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Developers now targeting Bushwick over Williamsburg

It was the summer of 2013 when Daren Hornig first started his firm, Hornig Capital Partners, and found himself driving around Bushwick for hours, speaking to brokers who had experience in the Williamsburg market who all told him “Bushwick’s next.”

In January 2015, Hornig’s firm purchased the former Schlitz Brewery site in Bushwick for $33 million along with Savanna and redeveloped the building into 95 Evergreen, a stylish commercial building.

Developers discuss Bushwick at TerraCRG’s conference recently.

Hornig and several other development firms have set their sights on Bushwick, as opportunities in neighboring areas have faded. “By the time everybody was hyping Williamsburg, guess what, forget about price, there was no product,” said Toby Moskovits, founder of Heritage Equity Partners. “We’re far away from that in East Williamsburg and Bushwick, there’s a lot to be done and a lot of opportunities even for those who haven’t purchased anything.” At the recent TerraCRG Only Brooklyn conference, Hornig and other developers who have projects in and around Bushwick talked about how the area has become more attractive than Williamsburg, and that distance doesn’t mean too much anymore. “One you’re on the train, going two more stops is not that big of a difference,” said Hornig, referring to the L train that cuts through Williamsburg and Bushwick. “It doesn’t matter where people are, it’s where they will go.”

Hornig compared Bushwick’s redevelopment to a baseball game, calling the neighborhood’s current status the “bottom of the first inning. It’s still early.”

Moskovits has several projects in the works in North Brooklyn, including 25 Kent Avenue in Williamsburg and a 144-key hotel in Bushwick. She sees more opportunities long-term in Bushwick.

“It’s a neighborhood where development is happening over a larger footprint, which means that there isn’t necessarily the level of foot traffic of Williamsburg, and it’s going to play out a little more slowly,” said Moskovits at the panel.

“But on the flip side, the whole Williamsburg story happened, the window closed in less than 10 years, and I think this is a 20-year plan, there’s a lot more opportunity for developers to still buy into the market, but you have to take risks.”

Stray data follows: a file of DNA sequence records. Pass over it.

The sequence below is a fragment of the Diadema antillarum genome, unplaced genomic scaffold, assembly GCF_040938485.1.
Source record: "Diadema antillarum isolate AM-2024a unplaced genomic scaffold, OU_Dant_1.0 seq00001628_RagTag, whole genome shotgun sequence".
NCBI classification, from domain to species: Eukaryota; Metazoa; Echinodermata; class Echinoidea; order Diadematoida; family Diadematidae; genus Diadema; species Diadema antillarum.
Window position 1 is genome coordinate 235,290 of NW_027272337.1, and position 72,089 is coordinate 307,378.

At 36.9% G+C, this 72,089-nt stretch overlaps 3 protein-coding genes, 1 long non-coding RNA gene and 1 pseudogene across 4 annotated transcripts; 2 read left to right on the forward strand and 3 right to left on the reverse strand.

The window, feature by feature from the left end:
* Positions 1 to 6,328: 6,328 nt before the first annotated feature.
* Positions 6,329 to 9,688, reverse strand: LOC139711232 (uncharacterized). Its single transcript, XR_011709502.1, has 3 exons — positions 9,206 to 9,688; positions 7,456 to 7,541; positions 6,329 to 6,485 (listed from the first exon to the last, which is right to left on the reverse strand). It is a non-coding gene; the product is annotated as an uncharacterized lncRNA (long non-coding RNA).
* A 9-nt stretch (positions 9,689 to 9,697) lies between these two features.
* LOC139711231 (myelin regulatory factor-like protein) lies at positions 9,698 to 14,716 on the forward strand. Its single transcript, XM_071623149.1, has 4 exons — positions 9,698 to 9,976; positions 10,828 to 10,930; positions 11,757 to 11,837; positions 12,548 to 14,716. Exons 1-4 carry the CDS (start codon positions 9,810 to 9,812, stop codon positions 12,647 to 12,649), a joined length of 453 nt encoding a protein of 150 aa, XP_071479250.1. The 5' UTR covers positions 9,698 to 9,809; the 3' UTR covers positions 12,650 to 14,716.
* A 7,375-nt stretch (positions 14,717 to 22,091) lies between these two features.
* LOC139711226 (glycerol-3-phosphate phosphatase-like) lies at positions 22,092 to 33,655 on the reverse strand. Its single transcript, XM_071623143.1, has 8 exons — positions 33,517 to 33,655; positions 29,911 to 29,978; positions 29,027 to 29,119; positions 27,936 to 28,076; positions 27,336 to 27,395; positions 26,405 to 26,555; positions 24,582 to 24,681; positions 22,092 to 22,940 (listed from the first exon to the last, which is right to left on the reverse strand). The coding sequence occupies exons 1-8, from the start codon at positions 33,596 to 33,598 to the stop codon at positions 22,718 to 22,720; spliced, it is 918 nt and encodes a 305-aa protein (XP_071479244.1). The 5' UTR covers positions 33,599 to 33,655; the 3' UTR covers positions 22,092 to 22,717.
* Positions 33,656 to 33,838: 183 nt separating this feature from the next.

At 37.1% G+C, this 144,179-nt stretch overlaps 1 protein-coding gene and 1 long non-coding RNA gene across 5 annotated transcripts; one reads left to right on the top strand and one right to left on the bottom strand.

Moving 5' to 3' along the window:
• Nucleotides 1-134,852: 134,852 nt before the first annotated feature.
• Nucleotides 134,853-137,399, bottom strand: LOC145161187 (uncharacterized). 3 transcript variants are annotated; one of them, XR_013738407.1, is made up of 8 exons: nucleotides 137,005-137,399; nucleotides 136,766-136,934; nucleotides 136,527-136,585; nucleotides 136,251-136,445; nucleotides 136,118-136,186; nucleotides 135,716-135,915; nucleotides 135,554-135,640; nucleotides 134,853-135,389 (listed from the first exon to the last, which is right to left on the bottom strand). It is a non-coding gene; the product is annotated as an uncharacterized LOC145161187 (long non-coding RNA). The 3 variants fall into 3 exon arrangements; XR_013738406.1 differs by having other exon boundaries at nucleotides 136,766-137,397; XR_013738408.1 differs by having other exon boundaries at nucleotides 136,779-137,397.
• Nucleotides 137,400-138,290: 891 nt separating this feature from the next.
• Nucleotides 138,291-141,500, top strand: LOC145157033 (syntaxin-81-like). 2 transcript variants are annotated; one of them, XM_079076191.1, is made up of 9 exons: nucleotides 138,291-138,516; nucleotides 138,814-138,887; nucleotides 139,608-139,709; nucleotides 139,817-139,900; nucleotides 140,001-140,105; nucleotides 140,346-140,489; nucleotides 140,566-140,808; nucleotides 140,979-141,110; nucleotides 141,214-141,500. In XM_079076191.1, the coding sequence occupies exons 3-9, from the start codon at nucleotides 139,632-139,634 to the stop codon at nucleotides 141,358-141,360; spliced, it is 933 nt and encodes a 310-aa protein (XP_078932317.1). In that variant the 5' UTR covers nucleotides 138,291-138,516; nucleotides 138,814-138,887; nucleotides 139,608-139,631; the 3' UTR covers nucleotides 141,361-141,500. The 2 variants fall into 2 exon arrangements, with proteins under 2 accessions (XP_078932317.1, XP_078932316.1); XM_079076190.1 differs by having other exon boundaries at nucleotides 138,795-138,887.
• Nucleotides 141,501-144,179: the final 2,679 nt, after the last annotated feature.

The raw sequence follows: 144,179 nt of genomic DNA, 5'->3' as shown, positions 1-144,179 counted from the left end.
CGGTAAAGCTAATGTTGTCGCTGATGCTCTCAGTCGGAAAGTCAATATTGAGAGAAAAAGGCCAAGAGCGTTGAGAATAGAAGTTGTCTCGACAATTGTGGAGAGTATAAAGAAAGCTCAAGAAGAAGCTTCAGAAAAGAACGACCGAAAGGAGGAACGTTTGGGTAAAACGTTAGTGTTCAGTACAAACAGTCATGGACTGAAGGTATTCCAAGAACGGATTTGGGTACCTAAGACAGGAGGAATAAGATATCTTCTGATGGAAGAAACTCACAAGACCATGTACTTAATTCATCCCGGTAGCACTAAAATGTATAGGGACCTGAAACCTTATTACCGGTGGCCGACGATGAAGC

While North Williamsburg is concentrated into about 10 streets that contain the major retail corridors, development in Bushwick is all over the map, making it tricky for retailers to get foot traffic.

And the retail problem is exacerbated by what Cayuga Capital Management co-founder James Wiseman said is a lack of housing in the neighborhood. Residents of the area have created the Bushwick Community Plan to address the problem, a rezoning proposal meant to preserve the character of the neighborhood and prevent high-rise buildings, but to also increase housing density along the main corridors.

“We need more housing on all levels,” said Wiseman. “I think the M zone area near the Jefferson stop will actually start to behave like the upper Wythe corridor in Williamsburg.”

Wiseman’s firm has bought and converted several warehouses in Bushwick into commercial, retail and residential space over the past several years.

“We have very little green space, we have really got to figure out how to add and improve to the green space,” said Wiseman of Bushwick. “I’d like to develop more like Chelsea and less like the East Village where there’s no green space. If we don’t do that and start focusing and start working with the government to create and improve green space, we’re not going to be where we want to be.”


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